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China Is Trying to End America's Petrodollar Monopoly

President Xi Jinping of China ended his diplomatic charm offensive in Saudi Arabia last week with a promise to buy more oil and gas from Gulf Arab states, while also publicly calling for energy trade to be settled in Chinese yuan for the first time.
The bold call, if realized, would have major implications for the decadeslong strategic relationship between the United States and the oil-rich nations of the Persian Gulf. The emergence of a substitute currency could hit the U.S. dollar and have an impact on Western markets, but the petrodollar's monopoly isn't so easily broken.
China, a manufacturing and industrial powerhouse, is the world's No. 2 economy and largest crude oil importer. It pays Riyadh tens of billions of dollars each year for Saudi oil.
At a historic first meeting between Xi and the leaders of the Gulf Cooperation Council—Bahrain, Kuwait, Oman, Qatar, Saudi Arabia and the United Arab Emirates—the Chinese president sought to shore up his country's supplies at a time of energy uncertainty, and ahead of an expected post-pandemic recovery next year.
"China will continue to import large quantities of crude oil on a long-term basis from GCC countries, and purchase more liquefied natural gas. We will strengthen our cooperation in the upstream sector, engineering services, as well as storage, transportation and refinery of oil and gas," Xi told his counterparts on Friday, the last day of a three-day visit to the Saudi capital.
"The Shanghai Petroleum and National Gas Exchange will be fully utilized for yuan settlement of oil and gas trade," said Xi, who in an accompanying op-ed in the Saudi newspaper Al Riyadh called the petroleum-producing Gulf Arab states "an energy tank for world economy."
The Chinese and Saudi flags adorning a street ahead of the Chinese president's visit to the Saudi capital. President Xi called for energy trade to be settled in Chinese yuan. FAYEZ NURELDINE/AFP via Getty Images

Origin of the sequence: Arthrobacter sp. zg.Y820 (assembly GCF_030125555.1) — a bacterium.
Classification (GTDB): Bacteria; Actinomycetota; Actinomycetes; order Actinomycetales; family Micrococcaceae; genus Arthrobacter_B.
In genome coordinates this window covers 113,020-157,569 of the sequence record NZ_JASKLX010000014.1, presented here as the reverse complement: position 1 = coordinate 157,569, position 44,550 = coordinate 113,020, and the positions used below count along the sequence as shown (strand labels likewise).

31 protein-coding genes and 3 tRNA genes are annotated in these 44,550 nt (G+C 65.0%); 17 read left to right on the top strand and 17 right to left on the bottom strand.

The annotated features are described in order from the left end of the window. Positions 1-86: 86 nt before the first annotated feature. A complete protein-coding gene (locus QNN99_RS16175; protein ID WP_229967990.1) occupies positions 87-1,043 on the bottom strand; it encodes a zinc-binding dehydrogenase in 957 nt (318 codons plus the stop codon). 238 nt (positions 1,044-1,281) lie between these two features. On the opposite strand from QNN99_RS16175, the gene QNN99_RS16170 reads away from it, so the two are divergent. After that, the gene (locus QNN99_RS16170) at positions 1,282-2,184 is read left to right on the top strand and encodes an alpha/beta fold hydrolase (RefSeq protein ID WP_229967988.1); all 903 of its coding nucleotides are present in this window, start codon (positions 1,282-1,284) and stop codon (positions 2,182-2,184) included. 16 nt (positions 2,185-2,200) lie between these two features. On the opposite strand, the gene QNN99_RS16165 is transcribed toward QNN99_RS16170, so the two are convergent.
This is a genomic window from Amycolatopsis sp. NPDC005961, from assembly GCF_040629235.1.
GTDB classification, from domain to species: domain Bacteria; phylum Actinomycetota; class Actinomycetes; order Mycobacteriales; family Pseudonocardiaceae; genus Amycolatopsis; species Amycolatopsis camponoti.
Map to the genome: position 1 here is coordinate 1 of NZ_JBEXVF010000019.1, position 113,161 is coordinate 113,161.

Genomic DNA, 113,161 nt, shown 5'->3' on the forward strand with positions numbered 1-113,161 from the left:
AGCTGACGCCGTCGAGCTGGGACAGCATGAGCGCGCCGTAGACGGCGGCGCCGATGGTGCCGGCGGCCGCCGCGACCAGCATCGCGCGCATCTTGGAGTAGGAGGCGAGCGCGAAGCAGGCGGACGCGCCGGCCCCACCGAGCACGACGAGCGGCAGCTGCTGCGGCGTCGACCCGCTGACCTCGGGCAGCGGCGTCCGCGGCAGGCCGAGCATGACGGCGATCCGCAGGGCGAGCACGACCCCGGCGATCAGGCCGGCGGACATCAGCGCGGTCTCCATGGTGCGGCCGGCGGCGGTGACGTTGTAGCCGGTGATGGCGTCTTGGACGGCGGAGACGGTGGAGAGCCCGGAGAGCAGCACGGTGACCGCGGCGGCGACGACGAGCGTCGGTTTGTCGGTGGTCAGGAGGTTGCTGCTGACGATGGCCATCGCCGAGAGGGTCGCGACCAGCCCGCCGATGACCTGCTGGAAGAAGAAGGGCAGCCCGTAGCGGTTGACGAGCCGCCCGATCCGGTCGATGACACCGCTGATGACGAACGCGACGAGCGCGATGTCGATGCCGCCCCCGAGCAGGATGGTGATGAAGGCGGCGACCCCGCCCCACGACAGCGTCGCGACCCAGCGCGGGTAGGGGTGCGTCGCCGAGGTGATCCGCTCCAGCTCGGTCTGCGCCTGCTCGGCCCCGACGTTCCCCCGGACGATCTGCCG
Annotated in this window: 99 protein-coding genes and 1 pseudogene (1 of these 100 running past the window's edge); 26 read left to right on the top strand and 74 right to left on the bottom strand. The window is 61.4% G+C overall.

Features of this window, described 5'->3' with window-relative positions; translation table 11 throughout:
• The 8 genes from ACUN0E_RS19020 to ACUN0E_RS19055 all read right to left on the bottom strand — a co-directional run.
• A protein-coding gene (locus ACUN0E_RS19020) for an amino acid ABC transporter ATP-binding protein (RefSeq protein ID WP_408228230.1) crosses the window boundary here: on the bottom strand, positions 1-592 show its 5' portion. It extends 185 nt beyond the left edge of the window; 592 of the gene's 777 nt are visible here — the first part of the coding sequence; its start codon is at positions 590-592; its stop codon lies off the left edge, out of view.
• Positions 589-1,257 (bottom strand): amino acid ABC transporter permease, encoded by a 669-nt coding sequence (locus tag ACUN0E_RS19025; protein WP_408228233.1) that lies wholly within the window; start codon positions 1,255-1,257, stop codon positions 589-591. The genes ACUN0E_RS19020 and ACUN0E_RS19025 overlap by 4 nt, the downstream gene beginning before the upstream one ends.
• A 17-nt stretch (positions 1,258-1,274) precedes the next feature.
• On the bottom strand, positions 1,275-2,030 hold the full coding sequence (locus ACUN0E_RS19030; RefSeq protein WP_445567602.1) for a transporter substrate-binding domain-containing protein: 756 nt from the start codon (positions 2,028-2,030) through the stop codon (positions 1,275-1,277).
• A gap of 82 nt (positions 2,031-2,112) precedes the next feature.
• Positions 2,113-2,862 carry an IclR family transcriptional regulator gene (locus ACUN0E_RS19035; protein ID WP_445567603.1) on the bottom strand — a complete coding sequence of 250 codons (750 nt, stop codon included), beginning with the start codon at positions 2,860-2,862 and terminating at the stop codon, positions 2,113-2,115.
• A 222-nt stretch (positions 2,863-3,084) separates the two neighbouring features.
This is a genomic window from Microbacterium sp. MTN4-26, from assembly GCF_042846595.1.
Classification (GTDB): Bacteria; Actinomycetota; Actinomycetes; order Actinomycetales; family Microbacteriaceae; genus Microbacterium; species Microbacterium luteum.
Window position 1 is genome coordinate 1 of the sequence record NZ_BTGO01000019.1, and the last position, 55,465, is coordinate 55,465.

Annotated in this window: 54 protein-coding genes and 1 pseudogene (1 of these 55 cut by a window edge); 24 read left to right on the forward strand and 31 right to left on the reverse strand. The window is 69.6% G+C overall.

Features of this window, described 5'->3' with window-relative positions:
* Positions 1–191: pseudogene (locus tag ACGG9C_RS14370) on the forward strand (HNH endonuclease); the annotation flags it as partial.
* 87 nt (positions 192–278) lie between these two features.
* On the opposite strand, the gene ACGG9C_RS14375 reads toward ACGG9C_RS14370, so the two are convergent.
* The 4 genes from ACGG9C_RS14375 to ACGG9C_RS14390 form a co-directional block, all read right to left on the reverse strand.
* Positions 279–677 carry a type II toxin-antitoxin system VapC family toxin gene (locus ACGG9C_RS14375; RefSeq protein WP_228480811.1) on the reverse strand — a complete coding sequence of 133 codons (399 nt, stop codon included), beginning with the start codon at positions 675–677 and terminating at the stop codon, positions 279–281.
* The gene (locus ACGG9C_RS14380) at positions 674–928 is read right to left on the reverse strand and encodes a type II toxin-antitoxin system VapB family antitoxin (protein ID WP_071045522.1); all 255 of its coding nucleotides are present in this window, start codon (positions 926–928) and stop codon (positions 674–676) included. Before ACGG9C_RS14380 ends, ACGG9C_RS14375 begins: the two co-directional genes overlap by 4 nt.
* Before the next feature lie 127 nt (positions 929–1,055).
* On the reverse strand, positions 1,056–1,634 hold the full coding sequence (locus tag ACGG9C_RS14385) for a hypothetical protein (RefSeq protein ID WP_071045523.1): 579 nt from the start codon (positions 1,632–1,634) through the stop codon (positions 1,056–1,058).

It was perhaps another hint at Beijing's long-term ambition to boost China's national currency—physically and digitally—and weaken the dollar's grip on the global economy, rather than an attempt to upset the longstanding status quo of the crude oil trade going back half a century.
Saudi Arabia's assets and reserves are held mostly in dollars, while the value of the Saudi riyal, like the currencies of its neighbors, fluctuates at a fixed rate to the dollar in what is known as a "currency peg."
Beijing and Moscow this year agreed to settle their energy deals in yuan and the Russian rouble rather than the dollar. A move by Riyadh to do the same would cause considerable disquiet in Washington, but may be seen as consistent with the kingdom's increasing hedge against the U.S., which has pivoted away from the Middle East in recent years.
A Saudi source told Reuters ahead of Xi's trip that small amounts of oil conceivably could be settled in yuan to pay for Chinese imports, as Riyadh has done with U.S. transactions in the past. But "it is not yet the right time," the person was quoted as saying.